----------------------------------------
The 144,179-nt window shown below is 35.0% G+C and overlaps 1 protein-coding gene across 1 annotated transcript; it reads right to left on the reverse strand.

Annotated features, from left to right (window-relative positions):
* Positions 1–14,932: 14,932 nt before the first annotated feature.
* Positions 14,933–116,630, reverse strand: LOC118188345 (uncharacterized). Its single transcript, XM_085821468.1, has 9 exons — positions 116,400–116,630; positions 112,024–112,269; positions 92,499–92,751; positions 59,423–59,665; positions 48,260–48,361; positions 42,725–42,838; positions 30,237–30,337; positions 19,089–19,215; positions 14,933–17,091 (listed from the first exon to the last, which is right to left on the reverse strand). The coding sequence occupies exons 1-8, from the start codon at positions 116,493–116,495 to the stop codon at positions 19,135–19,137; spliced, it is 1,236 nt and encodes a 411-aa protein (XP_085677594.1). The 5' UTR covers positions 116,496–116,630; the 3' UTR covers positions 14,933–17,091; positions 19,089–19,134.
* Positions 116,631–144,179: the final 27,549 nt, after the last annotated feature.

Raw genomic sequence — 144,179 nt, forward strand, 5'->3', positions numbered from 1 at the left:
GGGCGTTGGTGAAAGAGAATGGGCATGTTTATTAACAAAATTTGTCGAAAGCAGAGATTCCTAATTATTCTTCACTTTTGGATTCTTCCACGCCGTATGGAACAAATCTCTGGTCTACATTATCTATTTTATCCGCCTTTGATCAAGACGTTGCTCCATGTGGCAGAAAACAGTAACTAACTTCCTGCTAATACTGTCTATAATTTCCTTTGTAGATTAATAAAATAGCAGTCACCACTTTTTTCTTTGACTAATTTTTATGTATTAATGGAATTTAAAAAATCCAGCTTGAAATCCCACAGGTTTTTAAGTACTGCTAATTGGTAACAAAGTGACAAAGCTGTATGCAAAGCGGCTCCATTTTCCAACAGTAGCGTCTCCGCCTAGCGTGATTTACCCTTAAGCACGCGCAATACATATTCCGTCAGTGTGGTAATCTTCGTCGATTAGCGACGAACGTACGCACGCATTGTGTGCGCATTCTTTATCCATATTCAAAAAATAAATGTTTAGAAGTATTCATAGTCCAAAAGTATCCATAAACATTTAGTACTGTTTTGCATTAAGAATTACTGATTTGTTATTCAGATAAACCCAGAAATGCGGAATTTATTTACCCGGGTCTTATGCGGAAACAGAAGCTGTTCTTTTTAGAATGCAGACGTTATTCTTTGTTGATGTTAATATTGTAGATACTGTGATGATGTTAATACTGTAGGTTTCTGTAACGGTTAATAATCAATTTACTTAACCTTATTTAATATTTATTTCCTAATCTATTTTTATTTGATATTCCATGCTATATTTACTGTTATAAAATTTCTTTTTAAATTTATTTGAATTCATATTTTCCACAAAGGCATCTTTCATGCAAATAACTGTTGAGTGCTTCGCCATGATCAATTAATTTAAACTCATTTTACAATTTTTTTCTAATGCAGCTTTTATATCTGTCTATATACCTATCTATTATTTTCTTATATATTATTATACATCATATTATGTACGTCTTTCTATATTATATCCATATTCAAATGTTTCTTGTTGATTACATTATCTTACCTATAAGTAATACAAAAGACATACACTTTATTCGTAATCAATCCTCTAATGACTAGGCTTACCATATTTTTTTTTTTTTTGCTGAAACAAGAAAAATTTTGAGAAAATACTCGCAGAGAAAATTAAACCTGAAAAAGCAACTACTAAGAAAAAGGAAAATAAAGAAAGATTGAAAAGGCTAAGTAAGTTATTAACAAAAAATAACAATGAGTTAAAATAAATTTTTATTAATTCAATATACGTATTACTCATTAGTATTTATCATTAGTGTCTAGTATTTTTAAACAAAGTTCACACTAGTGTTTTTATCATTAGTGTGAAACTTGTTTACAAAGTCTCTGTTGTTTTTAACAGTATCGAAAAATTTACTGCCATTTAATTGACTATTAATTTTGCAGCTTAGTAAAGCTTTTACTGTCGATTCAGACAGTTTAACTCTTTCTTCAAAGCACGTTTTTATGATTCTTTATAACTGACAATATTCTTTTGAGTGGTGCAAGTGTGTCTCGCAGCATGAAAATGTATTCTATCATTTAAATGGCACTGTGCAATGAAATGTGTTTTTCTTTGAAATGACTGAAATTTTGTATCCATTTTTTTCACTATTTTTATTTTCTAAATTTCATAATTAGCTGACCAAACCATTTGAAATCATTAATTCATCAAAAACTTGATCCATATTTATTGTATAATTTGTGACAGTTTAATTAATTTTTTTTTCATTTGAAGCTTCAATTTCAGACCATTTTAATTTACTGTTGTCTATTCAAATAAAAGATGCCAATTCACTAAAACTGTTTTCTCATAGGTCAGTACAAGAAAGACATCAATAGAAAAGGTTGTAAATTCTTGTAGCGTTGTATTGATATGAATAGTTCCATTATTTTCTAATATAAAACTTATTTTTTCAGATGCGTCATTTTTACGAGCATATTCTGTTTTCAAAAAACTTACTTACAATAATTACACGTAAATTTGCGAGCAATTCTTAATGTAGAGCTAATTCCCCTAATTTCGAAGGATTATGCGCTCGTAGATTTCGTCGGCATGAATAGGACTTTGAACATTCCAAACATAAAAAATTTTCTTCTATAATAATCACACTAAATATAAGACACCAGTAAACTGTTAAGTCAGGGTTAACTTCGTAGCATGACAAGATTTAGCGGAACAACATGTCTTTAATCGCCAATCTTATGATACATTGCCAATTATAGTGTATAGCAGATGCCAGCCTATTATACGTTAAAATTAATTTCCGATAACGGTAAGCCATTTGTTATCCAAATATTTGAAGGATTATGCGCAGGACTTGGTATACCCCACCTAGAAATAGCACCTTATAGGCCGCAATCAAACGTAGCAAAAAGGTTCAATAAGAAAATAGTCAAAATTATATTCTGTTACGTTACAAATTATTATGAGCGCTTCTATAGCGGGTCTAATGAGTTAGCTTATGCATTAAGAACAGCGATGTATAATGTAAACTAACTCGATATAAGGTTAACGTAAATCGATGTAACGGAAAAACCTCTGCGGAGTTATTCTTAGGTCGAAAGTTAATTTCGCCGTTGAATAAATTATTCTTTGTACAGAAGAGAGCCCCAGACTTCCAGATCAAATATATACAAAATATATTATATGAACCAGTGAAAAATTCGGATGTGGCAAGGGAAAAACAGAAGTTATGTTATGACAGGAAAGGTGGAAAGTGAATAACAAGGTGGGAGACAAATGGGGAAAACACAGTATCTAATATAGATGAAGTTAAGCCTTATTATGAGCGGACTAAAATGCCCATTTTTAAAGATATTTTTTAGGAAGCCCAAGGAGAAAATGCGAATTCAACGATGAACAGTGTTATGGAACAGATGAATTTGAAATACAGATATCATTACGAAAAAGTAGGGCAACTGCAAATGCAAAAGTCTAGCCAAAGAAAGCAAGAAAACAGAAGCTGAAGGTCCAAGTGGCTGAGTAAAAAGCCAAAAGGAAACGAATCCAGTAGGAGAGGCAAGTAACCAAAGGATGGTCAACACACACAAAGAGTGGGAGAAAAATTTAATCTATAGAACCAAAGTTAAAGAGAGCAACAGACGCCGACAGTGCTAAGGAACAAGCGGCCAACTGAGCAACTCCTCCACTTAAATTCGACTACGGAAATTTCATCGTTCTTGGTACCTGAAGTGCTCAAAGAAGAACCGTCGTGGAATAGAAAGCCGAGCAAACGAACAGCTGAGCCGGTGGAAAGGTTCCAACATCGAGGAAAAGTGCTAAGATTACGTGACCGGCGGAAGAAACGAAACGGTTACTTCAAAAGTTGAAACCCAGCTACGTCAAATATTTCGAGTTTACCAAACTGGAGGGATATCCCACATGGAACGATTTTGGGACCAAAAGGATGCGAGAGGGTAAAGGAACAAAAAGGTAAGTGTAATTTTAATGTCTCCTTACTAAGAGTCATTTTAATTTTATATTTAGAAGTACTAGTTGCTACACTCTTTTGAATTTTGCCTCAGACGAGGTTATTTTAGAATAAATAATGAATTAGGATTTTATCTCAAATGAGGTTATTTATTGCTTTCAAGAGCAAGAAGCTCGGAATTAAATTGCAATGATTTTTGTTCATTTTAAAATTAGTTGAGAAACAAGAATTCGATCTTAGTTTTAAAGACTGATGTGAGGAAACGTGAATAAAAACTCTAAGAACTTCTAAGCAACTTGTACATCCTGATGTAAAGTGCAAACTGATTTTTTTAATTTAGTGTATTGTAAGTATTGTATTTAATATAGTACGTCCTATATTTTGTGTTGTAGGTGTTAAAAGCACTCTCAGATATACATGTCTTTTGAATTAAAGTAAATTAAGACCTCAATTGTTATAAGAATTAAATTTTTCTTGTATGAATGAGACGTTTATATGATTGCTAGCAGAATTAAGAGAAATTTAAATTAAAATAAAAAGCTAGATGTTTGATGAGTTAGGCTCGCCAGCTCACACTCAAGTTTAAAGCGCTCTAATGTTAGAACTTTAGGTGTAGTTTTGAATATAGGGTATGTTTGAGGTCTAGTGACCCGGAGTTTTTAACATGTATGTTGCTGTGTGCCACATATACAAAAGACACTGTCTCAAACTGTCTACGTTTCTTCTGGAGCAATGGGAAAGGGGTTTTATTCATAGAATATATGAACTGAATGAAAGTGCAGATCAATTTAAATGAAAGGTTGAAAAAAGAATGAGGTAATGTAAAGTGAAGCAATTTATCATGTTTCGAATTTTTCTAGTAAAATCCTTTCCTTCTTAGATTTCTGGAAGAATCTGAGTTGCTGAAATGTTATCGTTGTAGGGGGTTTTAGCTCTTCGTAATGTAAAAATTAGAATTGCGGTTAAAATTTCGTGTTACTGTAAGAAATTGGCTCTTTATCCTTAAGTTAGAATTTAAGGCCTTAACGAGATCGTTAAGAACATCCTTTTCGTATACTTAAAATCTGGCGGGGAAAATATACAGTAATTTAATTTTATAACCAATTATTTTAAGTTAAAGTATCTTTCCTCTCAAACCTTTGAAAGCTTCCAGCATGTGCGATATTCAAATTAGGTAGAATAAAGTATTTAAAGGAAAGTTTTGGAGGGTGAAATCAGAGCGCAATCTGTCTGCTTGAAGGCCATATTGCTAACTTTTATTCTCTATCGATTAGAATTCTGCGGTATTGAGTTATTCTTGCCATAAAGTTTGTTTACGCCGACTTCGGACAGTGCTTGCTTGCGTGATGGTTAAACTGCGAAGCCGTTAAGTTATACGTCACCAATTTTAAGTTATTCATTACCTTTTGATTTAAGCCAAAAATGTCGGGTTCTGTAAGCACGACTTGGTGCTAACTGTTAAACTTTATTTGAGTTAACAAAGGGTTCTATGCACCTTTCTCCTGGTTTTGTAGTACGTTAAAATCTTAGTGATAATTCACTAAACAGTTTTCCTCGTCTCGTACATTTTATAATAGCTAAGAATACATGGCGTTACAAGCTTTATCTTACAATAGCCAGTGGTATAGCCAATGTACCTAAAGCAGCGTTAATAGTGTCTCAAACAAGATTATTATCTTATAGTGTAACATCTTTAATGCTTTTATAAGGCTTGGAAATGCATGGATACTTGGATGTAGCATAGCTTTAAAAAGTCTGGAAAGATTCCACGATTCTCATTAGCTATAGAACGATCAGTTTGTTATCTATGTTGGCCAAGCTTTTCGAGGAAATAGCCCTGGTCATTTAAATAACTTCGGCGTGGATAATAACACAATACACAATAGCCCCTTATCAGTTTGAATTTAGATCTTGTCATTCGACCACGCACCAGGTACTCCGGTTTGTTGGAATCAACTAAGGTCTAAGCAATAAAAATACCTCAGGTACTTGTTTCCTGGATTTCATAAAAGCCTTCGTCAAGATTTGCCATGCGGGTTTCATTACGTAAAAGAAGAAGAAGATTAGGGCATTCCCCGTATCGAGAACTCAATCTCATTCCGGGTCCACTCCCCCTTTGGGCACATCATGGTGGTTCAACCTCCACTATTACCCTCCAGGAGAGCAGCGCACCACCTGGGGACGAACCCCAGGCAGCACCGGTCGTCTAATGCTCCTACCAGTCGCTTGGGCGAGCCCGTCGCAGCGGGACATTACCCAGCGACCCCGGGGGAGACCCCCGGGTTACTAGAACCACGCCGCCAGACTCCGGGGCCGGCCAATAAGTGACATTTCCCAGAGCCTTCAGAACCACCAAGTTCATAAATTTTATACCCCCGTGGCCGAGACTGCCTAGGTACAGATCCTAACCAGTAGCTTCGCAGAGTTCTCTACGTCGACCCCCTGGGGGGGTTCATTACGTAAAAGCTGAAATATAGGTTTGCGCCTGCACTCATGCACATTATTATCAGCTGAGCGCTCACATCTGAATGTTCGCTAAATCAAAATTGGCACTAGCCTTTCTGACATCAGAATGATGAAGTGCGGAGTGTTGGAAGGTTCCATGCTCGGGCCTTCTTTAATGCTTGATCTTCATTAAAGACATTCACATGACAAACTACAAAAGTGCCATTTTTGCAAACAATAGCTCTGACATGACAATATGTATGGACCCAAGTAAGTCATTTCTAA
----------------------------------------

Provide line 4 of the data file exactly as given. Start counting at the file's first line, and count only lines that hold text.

* Positions 14,933–116,630, reverse strand: LOC118188345 (uncharacterized). Its single transcript, XM_085821468.1, has 9 exons — positions 116,400–116,630; positions 112,024–112,269; positions 92,499–92,751; positions 59,423–59,665; positions 48,260–48,361; positions 42,725–42,838; positions 30,237–30,337; positions 19,089–19,215; positions 14,933–17,091 (listed from the first exon to the last, which is right to left on the reverse strand). The coding sequence occupies exons 1-8, from the start codon at positions 116,493–116,495 to the stop codon at positions 19,135–19,137; spliced, it is 1,236 nt and encodes a 411-aa protein (XP_085677594.1). The 5' UTR covers positions 116,496–116,630; the 3' UTR covers positions 14,933–17,091; positions 19,089–19,134.